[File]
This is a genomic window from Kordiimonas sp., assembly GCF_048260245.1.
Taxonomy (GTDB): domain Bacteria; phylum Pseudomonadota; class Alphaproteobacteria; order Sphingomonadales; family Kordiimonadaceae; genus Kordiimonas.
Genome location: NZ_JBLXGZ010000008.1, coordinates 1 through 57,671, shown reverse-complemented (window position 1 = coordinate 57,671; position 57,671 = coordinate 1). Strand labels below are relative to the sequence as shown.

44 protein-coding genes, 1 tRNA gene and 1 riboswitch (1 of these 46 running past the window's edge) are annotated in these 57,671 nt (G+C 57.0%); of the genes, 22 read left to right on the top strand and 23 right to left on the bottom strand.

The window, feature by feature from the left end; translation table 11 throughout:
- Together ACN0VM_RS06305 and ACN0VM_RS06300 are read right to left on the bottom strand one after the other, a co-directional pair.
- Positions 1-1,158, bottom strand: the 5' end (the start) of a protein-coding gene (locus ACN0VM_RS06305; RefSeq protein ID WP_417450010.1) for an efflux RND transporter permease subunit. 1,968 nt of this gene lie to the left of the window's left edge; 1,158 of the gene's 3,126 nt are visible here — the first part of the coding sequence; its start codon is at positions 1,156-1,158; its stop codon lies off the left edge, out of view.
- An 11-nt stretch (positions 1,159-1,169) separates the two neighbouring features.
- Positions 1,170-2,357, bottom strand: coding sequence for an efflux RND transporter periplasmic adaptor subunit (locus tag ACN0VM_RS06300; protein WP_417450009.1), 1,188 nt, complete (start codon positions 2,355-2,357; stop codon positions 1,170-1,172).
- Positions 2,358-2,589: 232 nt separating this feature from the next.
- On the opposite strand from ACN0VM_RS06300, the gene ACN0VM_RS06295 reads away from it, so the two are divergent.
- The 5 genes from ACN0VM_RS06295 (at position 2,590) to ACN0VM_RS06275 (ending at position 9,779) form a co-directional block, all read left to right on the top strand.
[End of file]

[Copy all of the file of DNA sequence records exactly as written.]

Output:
This is a genomic window from Kordiimonas sp., assembly GCF_048260245.1.
Taxonomy (GTDB): domain Bacteria; phylum Pseudomonadota; class Alphaproteobacteria; order Sphingomonadales; family Kordiimonadaceae; genus Kordiimonas.
Genome location: NZ_JBLXGZ010000008.1, coordinates 1 through 57,671, shown reverse-complemented (window position 1 = coordinate 57,671; position 57,671 = coordinate 1). Strand labels below are relative to the sequence as shown.

44 protein-coding genes, 1 tRNA gene and 1 riboswitch (1 of these 46 running past the window's edge) are annotated in these 57,671 nt (G+C 57.0%); of the genes, 22 read left to right on the top strand and 23 right to left on the bottom strand.

The window, feature by feature from the left end; translation table 11 throughout:
- Together ACN0VM_RS06305 and ACN0VM_RS06300 are read right to left on the bottom strand one after the other, a co-directional pair.
- Positions 1-1,158, bottom strand: the 5' end (the start) of a protein-coding gene (locus ACN0VM_RS06305; RefSeq protein ID WP_417450010.1) for an efflux RND transporter permease subunit. 1,968 nt of this gene lie to the left of the window's left edge; 1,158 of the gene's 3,126 nt are visible here — the first part of the coding sequence; its start codon is at positions 1,156-1,158; its stop codon lies off the left edge, out of view.
- An 11-nt stretch (positions 1,159-1,169) separates the two neighbouring features.
- Positions 1,170-2,357, bottom strand: coding sequence for an efflux RND transporter periplasmic adaptor subunit (locus tag ACN0VM_RS06300; protein WP_417450009.1), 1,188 nt, complete (start codon positions 2,355-2,357; stop codon positions 1,170-1,172).
- Positions 2,358-2,589: 232 nt separating this feature from the next.
- On the opposite strand from ACN0VM_RS06300, the gene ACN0VM_RS06295 reads away from it, so the two are divergent.
- The 5 genes from ACN0VM_RS06295 (at position 2,590) to ACN0VM_RS06275 (ending at position 9,779) form a co-directional block, all read left to right on the top strand.